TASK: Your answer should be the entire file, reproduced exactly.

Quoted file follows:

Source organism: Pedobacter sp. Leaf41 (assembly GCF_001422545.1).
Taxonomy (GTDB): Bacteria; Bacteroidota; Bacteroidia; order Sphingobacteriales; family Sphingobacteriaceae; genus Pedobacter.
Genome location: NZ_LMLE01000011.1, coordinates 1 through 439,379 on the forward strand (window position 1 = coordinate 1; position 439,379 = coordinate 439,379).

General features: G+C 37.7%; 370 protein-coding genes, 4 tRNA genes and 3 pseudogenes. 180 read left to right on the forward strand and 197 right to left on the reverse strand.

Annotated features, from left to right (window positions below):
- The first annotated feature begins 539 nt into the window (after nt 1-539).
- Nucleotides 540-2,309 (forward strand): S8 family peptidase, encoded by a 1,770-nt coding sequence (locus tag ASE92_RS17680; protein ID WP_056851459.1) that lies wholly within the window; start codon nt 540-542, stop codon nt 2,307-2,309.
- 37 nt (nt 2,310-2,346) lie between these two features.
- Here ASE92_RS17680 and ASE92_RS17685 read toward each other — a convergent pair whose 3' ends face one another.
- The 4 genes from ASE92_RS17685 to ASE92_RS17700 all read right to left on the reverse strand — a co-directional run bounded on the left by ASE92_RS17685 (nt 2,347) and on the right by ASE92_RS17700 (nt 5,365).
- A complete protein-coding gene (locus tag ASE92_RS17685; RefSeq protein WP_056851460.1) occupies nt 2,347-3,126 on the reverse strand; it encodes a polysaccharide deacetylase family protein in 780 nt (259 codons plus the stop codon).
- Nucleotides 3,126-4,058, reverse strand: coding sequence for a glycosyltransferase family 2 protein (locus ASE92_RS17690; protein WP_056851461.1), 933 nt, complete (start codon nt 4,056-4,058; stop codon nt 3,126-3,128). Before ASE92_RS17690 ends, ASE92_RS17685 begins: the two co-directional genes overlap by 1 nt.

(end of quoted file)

Source organism: Pedobacter sp. Leaf41 (assembly GCF_001422545.1).
Taxonomy (GTDB): Bacteria; Bacteroidota; Bacteroidia; order Sphingobacteriales; family Sphingobacteriaceae; genus Pedobacter.
Genome location: NZ_LMLE01000011.1, coordinates 1 through 439,379 on the forward strand (window position 1 = coordinate 1; position 439,379 = coordinate 439,379).

General features: G+C 37.7%; 370 protein-coding genes, 4 tRNA genes and 3 pseudogenes. 180 read left to right on the forward strand and 197 right to left on the reverse strand.

Annotated features, from left to right (window positions below):
- The first annotated feature begins 539 nt into the window (after nt 1-539).
- Nucleotides 540-2,309 (forward strand): S8 family peptidase, encoded by a 1,770-nt coding sequence (locus tag ASE92_RS17680; protein ID WP_056851459.1) that lies wholly within the window; start codon nt 540-542, stop codon nt 2,307-2,309.
- 37 nt (nt 2,310-2,346) lie between these two features.
- Here ASE92_RS17680 and ASE92_RS17685 read toward each other — a convergent pair whose 3' ends face one another.
- The 4 genes from ASE92_RS17685 to ASE92_RS17700 all read right to left on the reverse strand — a co-directional run bounded on the left by ASE92_RS17685 (nt 2,347) and on the right by ASE92_RS17700 (nt 5,365).
- A complete protein-coding gene (locus tag ASE92_RS17685; RefSeq protein WP_056851460.1) occupies nt 2,347-3,126 on the reverse strand; it encodes a polysaccharide deacetylase family protein in 780 nt (259 codons plus the stop codon).
- Nucleotides 3,126-4,058, reverse strand: coding sequence for a glycosyltransferase family 2 protein (locus ASE92_RS17690; protein WP_056851461.1), 933 nt, complete (start codon nt 4,056-4,058; stop codon nt 3,126-3,128). Before ASE92_RS17690 ends, ASE92_RS17685 begins: the two co-directional genes overlap by 1 nt.